What is a Demand Charge?

Demand charges are imposed by the network distributors on certain tariffs, and are an example of cost reflective pricing. They provide an incentive to consumers to shift their energy usage outside of demand periods.

The electricity grid can face periods of high demand, where many consumers are using a lot of power simultaneously. If distributors don't plan for this peak, the grid can become unstable and blackouts may result from these high demand events.  Building infrastructure to support this sort of peak demand is very expensive.

The idea behind the "cost reflective" pricing structure of demand charges is that energy users who place high demands on the grid by intermittently using a lot of electricity at one time should share the cost of maintaining the grid more proportionally. By introducing a price signal (ie. you pay more when your usage spikes) that reflects the cost of building and maintaining electrical infrastructure to meet peak demand, it will incentivise the reduction of peaks. Customers who place less of a strain on the grid, will pay less for their electricity.

Here is a basic example:

Household 1. Has a single 1 kilowatt heater which is switched on all day. It will use 1000 Watts each hour. It will therefore use 24,000 watts steadily over a twenty four hour period.

Household 2. Has lots of heaters. 24 of them to be precise that use 1000 Watts per hour each. They switch them all on at the same time during the demand window, and leave them turned on for one hour a day.  They have also used 24,000 watts in the same 24 hour period.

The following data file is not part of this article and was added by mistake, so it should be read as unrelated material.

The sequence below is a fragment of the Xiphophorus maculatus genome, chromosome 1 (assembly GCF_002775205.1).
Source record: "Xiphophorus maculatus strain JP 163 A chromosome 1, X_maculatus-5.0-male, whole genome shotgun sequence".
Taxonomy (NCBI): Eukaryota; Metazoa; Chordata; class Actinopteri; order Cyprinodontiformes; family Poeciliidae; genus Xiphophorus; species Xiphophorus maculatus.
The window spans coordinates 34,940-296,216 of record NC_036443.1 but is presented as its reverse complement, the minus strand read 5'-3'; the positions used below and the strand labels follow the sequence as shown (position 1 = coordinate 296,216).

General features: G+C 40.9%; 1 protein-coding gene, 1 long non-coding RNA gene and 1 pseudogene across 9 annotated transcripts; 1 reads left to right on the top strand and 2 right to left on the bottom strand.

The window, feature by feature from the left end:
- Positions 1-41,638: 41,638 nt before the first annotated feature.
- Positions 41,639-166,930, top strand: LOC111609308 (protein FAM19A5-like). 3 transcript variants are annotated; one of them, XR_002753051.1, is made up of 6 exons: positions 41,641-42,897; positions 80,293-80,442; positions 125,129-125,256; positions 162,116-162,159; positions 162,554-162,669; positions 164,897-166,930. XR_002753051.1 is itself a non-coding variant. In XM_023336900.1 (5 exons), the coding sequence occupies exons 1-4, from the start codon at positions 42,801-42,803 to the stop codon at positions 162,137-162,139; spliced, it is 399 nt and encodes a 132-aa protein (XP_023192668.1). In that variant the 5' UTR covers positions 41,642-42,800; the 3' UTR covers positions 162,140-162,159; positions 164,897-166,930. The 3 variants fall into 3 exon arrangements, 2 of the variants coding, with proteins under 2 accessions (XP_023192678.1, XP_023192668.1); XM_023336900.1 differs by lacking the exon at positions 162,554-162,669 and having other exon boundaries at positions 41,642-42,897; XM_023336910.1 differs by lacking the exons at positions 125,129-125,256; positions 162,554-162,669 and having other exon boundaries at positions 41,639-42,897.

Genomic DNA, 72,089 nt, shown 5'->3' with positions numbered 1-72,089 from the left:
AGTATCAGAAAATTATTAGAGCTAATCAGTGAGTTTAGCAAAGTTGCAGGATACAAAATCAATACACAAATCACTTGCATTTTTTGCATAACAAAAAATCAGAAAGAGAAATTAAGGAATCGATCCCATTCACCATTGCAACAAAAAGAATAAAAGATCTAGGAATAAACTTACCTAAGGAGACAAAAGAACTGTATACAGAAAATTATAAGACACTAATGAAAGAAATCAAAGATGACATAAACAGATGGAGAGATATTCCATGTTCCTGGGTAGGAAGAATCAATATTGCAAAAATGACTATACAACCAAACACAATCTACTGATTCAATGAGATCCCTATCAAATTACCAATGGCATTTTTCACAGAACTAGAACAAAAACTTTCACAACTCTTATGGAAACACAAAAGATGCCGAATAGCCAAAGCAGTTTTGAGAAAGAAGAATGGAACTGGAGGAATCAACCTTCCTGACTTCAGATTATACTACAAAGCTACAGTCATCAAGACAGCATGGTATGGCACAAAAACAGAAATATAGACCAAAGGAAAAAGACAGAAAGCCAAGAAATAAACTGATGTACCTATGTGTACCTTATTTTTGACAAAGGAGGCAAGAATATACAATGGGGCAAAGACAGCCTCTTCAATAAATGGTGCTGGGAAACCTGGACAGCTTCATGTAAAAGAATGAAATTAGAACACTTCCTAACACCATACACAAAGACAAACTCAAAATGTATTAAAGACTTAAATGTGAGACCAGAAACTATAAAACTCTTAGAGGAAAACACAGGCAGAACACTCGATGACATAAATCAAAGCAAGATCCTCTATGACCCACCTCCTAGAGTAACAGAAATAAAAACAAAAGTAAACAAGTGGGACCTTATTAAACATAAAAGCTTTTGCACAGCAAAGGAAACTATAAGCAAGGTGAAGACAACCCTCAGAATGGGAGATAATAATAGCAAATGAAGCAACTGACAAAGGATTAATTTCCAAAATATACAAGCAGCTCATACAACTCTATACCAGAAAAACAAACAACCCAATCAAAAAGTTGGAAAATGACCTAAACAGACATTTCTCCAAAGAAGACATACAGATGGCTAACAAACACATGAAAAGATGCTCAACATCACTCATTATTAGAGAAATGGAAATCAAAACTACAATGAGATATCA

On a traditional tariff structure, both customers would pay the same amount since they both used the same amount of electricity.  With a demand charge, Household 2 is paying for the load their 24 heaters put onto the grid during the 1 hour interval they were all running.  Household 1 is saving money on their electricity bill by spreading the load out during the day.

How is it calculated?

The demand charge applies during the Peak window (timing dependent on the distribution zone and meter). The demand charge is an additional charge on top of the usual electricity consumption charge, and it is calculated by multiplying the demand power value by the demand rate and the number of billing days for the calendar month (demand charges will reset at the end of each calendar month).

Your meter will monitor your usage and look for your highest energy usage during a 30 minute interval during the Peak or Demand Charge period in any given billing period.  It will record this in kilowatt-hours (kWh).  This is then converted to the demand value in kilowatts or kW.

For this example, the rate for the demand component is $0.25/kW/day. The demand tariff works like this:

During your demand window, you decide to run all your appliances simultaneously.  All these appliances running at the same time cause a spike in your usage so during one half hour interval, , so you end up using a maximum of 5kW at some point during the demand period.

The demand charge for a 30 day calendar month will be calculated as follows: 5kW x $0.25/kW/day x 30days = $37.50.

You would have an additional $37.50 charge on the bill on top of the daily supply and usage charges. If you had spike in usage of 10kW the next month, then your demand charge component would be $75. 

The following month, you use shift your power usage to off-peak periods where possible and your demand power value is 1kW.  In this bill, the demand charge would be only $7.50.

How is this good for me?

Generally, tariffs with demand charges feature lower general usage rates than those without, and this can  easily work in your favour.  If you are mindful and spread your usage out over time (for example, finishing with the oven and turning it off before you turn on the air conditioner), or use heavy-consumption appliances only during Off Peak times where possible (like running your dryer overnight), you can save money on your electricity bills. 

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